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The Strathprints institutional repository is a digital archive of University of Strathclyde's Open Access research outputs. Strathprints provides access to thousands of Open Access research papers by University of Strathclyde researchers, including by researchers from the Department of Computer & Information Sciences involved in mathematically structured programming, similarity and metric search, computer security, software systems, combinatronics and digital health.

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Use of a hospital database for the evaluation of clinical biochemistry results

Little, C. and Gettinby, G. and Irvine, D. and Eckersall, P.D. and Murray, M. (1994) Use of a hospital database for the evaluation of clinical biochemistry results. Journal of Small Animal Practice, 35 (4). pp. 205-210. ISSN 0022-4510

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Abstract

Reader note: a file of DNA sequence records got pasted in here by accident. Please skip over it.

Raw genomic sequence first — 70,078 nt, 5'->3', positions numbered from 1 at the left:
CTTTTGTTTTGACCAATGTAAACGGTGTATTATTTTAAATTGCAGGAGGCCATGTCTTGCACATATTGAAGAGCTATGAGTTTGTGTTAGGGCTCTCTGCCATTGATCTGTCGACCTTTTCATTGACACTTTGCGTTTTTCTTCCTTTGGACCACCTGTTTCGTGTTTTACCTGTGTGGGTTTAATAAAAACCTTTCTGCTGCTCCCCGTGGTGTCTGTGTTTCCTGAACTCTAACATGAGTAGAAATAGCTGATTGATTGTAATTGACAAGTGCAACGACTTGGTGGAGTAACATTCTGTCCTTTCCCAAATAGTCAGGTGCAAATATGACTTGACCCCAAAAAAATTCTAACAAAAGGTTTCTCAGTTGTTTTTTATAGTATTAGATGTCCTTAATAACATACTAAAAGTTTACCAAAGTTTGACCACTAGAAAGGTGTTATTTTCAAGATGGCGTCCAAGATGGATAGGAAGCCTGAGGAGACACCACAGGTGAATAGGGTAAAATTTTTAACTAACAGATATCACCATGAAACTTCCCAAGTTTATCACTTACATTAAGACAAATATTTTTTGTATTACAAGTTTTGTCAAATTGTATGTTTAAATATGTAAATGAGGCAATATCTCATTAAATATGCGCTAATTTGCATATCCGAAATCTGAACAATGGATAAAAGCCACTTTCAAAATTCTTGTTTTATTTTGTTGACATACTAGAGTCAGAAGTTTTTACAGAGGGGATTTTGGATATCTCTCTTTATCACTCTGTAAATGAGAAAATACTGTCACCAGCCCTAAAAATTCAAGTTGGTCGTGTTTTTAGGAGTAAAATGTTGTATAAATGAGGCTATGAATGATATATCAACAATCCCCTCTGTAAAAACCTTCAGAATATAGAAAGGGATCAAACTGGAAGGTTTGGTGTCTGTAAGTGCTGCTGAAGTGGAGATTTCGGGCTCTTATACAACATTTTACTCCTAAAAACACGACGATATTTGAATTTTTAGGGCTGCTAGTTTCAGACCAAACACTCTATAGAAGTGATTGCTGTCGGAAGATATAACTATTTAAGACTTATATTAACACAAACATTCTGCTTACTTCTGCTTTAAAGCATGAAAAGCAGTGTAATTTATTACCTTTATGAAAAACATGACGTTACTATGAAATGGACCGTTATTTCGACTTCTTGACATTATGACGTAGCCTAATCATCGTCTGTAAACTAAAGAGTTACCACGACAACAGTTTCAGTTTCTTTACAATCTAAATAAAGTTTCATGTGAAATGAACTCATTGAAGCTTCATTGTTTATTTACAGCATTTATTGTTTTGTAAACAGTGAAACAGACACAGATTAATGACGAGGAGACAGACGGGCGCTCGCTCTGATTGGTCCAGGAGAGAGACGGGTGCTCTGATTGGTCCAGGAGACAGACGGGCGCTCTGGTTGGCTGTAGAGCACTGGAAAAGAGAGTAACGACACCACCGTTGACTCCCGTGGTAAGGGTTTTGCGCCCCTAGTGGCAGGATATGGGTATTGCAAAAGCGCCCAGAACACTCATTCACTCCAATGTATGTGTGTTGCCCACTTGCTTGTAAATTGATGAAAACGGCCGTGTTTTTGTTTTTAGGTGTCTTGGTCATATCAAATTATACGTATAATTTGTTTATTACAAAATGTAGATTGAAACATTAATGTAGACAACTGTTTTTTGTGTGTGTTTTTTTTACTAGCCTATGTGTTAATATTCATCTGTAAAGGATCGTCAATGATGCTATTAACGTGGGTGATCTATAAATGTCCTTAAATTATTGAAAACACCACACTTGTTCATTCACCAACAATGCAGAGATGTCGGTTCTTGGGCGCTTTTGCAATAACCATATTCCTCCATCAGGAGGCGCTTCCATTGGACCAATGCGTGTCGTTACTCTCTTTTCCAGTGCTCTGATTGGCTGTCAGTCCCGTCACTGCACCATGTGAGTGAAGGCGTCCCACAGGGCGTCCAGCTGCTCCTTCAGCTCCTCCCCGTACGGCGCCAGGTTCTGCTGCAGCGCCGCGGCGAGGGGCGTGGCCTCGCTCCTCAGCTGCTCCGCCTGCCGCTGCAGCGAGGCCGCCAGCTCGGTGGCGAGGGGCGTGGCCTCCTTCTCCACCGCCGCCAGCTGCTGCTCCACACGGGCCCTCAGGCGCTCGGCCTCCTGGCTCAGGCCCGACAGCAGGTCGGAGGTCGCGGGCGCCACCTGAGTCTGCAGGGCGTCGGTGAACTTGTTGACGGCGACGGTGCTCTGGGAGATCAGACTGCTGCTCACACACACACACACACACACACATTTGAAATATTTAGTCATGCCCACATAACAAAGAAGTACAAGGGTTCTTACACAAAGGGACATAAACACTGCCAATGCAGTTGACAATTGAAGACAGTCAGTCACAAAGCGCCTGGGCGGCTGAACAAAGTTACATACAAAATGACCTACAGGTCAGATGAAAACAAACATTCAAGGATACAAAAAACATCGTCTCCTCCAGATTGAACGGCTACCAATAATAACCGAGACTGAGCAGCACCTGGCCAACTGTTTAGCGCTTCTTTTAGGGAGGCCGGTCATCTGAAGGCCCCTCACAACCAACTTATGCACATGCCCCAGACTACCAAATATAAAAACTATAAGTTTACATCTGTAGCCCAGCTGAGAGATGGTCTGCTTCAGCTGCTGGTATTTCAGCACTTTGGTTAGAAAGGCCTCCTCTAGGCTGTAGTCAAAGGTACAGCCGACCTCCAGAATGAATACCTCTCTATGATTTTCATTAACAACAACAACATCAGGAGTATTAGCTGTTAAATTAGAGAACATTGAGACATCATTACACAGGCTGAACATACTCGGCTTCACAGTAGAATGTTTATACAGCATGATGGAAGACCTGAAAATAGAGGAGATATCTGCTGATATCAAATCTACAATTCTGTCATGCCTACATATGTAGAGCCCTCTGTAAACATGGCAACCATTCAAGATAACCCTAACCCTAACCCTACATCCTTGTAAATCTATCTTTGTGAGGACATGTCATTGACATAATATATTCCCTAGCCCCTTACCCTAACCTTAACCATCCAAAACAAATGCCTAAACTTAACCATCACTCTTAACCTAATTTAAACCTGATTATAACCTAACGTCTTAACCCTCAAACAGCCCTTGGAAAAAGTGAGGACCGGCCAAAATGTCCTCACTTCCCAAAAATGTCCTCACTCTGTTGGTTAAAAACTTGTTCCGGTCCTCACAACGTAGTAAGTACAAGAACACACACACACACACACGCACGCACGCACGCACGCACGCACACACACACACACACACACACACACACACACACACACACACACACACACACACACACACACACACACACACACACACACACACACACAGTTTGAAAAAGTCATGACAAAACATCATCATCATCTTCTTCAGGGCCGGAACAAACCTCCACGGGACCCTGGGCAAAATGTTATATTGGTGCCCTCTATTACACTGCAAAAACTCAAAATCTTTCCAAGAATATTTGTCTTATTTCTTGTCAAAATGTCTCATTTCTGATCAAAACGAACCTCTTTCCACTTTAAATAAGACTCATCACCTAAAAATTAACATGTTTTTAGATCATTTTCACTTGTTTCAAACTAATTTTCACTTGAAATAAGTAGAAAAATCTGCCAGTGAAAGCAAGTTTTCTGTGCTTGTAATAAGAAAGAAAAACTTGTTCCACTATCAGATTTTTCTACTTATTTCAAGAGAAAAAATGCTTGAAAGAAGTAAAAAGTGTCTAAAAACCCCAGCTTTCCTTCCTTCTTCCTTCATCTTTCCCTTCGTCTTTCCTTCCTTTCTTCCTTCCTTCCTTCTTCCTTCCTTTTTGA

A database of the clinical chemistry results from unwell animals referred to Glasgow University Veterinary School, by general practitioners, was studied. This database contains over 60,000 records, from more than 25,000 animals, obtained over a period of 18 years. A four-year period was selected during which the instruments and methods used for these analyses were unchanged. The biochemical analyses made on plasma from those dogs when first presented to the veterinary school were scrutinised in detail. These data have been summarised in a tabular form using the first, fifth, 10th, 25th, 50th, 75th, 90th, 95th and 99th percentiles. The distributions of these values differ for different analytes and in particular do not conform to a normal curve. These data can be used to provide estimates of rarity to indicate the frequency with which extreme values associated with disease can be expected. Thus an individual datum can be flagged as high*, high**, high***, or high**** depending on whether it lies in the top 25 per cent, top 10 per cent, top 5 per cent or top 1 per cent, respectively, of cases in the hospital database. Low values can be flagged in the same way. This approach can complement the use of reference ranges from healthy animals to aid the interpretation of clinical biochemistry results from a new patient.